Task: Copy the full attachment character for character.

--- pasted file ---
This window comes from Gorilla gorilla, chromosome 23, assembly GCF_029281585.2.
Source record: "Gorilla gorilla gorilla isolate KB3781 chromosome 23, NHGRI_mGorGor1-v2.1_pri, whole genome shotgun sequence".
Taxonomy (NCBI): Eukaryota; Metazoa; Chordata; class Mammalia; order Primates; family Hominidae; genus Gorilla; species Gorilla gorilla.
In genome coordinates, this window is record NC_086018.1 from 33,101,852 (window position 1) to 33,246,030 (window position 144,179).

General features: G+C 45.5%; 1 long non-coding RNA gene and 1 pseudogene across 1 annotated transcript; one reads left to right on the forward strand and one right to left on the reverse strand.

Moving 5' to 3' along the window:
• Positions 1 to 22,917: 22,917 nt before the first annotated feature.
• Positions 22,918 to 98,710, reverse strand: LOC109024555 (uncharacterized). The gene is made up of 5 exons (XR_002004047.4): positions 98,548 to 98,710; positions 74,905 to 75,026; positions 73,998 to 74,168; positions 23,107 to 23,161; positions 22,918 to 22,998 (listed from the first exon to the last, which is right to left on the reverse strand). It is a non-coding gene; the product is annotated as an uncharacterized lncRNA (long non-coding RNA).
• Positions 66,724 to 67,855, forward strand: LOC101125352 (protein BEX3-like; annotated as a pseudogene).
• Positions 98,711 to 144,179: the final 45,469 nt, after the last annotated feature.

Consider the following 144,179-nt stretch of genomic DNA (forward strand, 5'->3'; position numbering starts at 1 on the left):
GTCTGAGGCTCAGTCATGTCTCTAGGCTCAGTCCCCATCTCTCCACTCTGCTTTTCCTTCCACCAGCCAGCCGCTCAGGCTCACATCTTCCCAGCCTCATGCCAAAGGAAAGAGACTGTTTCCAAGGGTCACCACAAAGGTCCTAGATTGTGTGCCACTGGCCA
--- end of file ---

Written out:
This window comes from Gorilla gorilla, chromosome 23, assembly GCF_029281585.2.
Source record: "Gorilla gorilla gorilla isolate KB3781 chromosome 23, NHGRI_mGorGor1-v2.1_pri, whole genome shotgun sequence".
Taxonomy (NCBI): Eukaryota; Metazoa; Chordata; class Mammalia; order Primates; family Hominidae; genus Gorilla; species Gorilla gorilla.
In genome coordinates, this window is record NC_086018.1 from 33,101,852 (window position 1) to 33,246,030 (window position 144,179).

General features: G+C 45.5%; 1 long non-coding RNA gene and 1 pseudogene across 1 annotated transcript; one reads left to right on the forward strand and one right to left on the reverse strand.

Moving 5' to 3' along the window:
• Positions 1 to 22,917: 22,917 nt before the first annotated feature.
• Positions 22,918 to 98,710, reverse strand: LOC109024555 (uncharacterized). The gene is made up of 5 exons (XR_002004047.4): positions 98,548 to 98,710; positions 74,905 to 75,026; positions 73,998 to 74,168; positions 23,107 to 23,161; positions 22,918 to 22,998 (listed from the first exon to the last, which is right to left on the reverse strand). It is a non-coding gene; the product is annotated as an uncharacterized lncRNA (long non-coding RNA).
• Positions 66,724 to 67,855, forward strand: LOC101125352 (protein BEX3-like; annotated as a pseudogene).
• Positions 98,711 to 144,179: the final 45,469 nt, after the last annotated feature.

Consider the following 144,179-nt stretch of genomic DNA (forward strand, 5'->3'; position numbering starts at 1 on the left):
GTCTGAGGCTCAGTCATGTCTCTAGGCTCAGTCCCCATCTCTCCACTCTGCTTTTCCTTCCACCAGCCAGCCGCTCAGGCTCACATCTTCCCAGCCTCATGCCAAAGGAAAGAGACTGTTTCCAAGGGTCACCACAAAGGTCCTAGATTGTGTGCCACTGGCCA